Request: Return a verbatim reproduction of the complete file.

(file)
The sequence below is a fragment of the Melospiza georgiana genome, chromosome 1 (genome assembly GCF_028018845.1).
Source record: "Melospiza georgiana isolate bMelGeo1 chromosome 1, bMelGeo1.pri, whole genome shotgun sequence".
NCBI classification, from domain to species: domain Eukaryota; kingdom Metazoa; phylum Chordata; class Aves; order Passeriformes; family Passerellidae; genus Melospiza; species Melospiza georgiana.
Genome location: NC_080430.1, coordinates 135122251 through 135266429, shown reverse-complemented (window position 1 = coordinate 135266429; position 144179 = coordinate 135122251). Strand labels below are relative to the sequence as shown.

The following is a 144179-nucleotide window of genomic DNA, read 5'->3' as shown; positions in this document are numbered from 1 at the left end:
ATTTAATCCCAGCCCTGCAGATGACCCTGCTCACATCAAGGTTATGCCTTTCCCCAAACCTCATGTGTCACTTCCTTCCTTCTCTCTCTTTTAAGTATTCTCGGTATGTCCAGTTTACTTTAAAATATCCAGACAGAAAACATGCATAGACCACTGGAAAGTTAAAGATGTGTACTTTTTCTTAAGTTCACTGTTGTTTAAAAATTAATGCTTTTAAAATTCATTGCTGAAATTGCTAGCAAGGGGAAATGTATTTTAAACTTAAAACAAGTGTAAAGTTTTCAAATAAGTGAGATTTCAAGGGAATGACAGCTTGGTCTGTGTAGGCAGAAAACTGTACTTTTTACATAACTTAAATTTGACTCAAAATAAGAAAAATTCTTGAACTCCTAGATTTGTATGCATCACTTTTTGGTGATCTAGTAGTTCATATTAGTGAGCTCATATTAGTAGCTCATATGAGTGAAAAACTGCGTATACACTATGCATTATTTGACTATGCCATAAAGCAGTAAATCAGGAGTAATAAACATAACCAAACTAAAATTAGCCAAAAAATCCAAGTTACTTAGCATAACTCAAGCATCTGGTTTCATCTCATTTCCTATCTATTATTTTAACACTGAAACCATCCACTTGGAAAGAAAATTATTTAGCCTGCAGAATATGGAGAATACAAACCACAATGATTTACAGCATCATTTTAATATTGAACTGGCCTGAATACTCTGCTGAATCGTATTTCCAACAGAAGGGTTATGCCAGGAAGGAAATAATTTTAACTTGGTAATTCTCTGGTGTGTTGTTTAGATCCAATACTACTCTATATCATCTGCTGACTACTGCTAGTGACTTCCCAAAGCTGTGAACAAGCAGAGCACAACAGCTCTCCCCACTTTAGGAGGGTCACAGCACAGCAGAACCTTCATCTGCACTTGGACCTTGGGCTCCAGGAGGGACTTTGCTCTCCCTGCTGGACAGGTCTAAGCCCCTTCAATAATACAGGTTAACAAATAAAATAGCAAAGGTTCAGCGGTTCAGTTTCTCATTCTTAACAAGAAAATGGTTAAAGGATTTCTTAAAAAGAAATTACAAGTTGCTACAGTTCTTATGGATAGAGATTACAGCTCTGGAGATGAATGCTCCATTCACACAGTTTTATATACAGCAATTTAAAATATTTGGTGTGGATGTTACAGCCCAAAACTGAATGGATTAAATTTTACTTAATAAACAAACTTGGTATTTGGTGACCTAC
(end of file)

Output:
The sequence below is a fragment of the Melospiza georgiana genome, chromosome 1 (genome assembly GCF_028018845.1).
Source record: "Melospiza georgiana isolate bMelGeo1 chromosome 1, bMelGeo1.pri, whole genome shotgun sequence".
NCBI classification, from domain to species: domain Eukaryota; kingdom Metazoa; phylum Chordata; class Aves; order Passeriformes; family Passerellidae; genus Melospiza; species Melospiza georgiana.
Genome location: NC_080430.1, coordinates 135122251 through 135266429, shown reverse-complemented (window position 1 = coordinate 135266429; position 144179 = coordinate 135122251). Strand labels below are relative to the sequence as shown.

The following is a 144179-nucleotide window of genomic DNA, read 5'->3' as shown; positions in this document are numbered from 1 at the left end:
ATTTAATCCCAGCCCTGCAGATGACCCTGCTCACATCAAGGTTATGCCTTTCCCCAAACCTCATGTGTCACTTCCTTCCTTCTCTCTCTTTTAAGTATTCTCGGTATGTCCAGTTTACTTTAAAATATCCAGACAGAAAACATGCATAGACCACTGGAAAGTTAAAGATGTGTACTTTTTCTTAAGTTCACTGTTGTTTAAAAATTAATGCTTTTAAAATTCATTGCTGAAATTGCTAGCAAGGGGAAATGTATTTTAAACTTAAAACAAGTGTAAAGTTTTCAAATAAGTGAGATTTCAAGGGAATGACAGCTTGGTCTGTGTAGGCAGAAAACTGTACTTTTTACATAACTTAAATTTGACTCAAAATAAGAAAAATTCTTGAACTCCTAGATTTGTATGCATCACTTTTTGGTGATCTAGTAGTTCATATTAGTGAGCTCATATTAGTAGCTCATATGAGTGAAAAACTGCGTATACACTATGCATTATTTGACTATGCCATAAAGCAGTAAATCAGGAGTAATAAACATAACCAAACTAAAATTAGCCAAAAAATCCAAGTTACTTAGCATAACTCAAGCATCTGGTTTCATCTCATTTCCTATCTATTATTTTAACACTGAAACCATCCACTTGGAAAGAAAATTATTTAGCCTGCAGAATATGGAGAATACAAACCACAATGATTTACAGCATCATTTTAATATTGAACTGGCCTGAATACTCTGCTGAATCGTATTTCCAACAGAAGGGTTATGCCAGGAAGGAAATAATTTTAACTTGGTAATTCTCTGGTGTGTTGTTTAGATCCAATACTACTCTATATCATCTGCTGACTACTGCTAGTGACTTCCCAAAGCTGTGAACAAGCAGAGCACAACAGCTCTCCCCACTTTAGGAGGGTCACAGCACAGCAGAACCTTCATCTGCACTTGGACCTTGGGCTCCAGGAGGGACTTTGCTCTCCCTGCTGGACAGGTCTAAGCCCCTTCAATAATACAGGTTAACAAATAAAATAGCAAAGGTTCAGCGGTTCAGTTTCTCATTCTTAACAAGAAAATGGTTAAAGGATTTCTTAAAAAGAAATTACAAGTTGCTACAGTTCTTATGGATAGAGATTACAGCTCTGGAGATGAATGCTCCATTCACACAGTTTTATATACAGCAATTTAAAATATTTGGTGTGGATGTTACAGCCCAAAACTGAATGGATTAAATTTTACTTAATAAACAAACTTGGTATTTGGTGACCTAC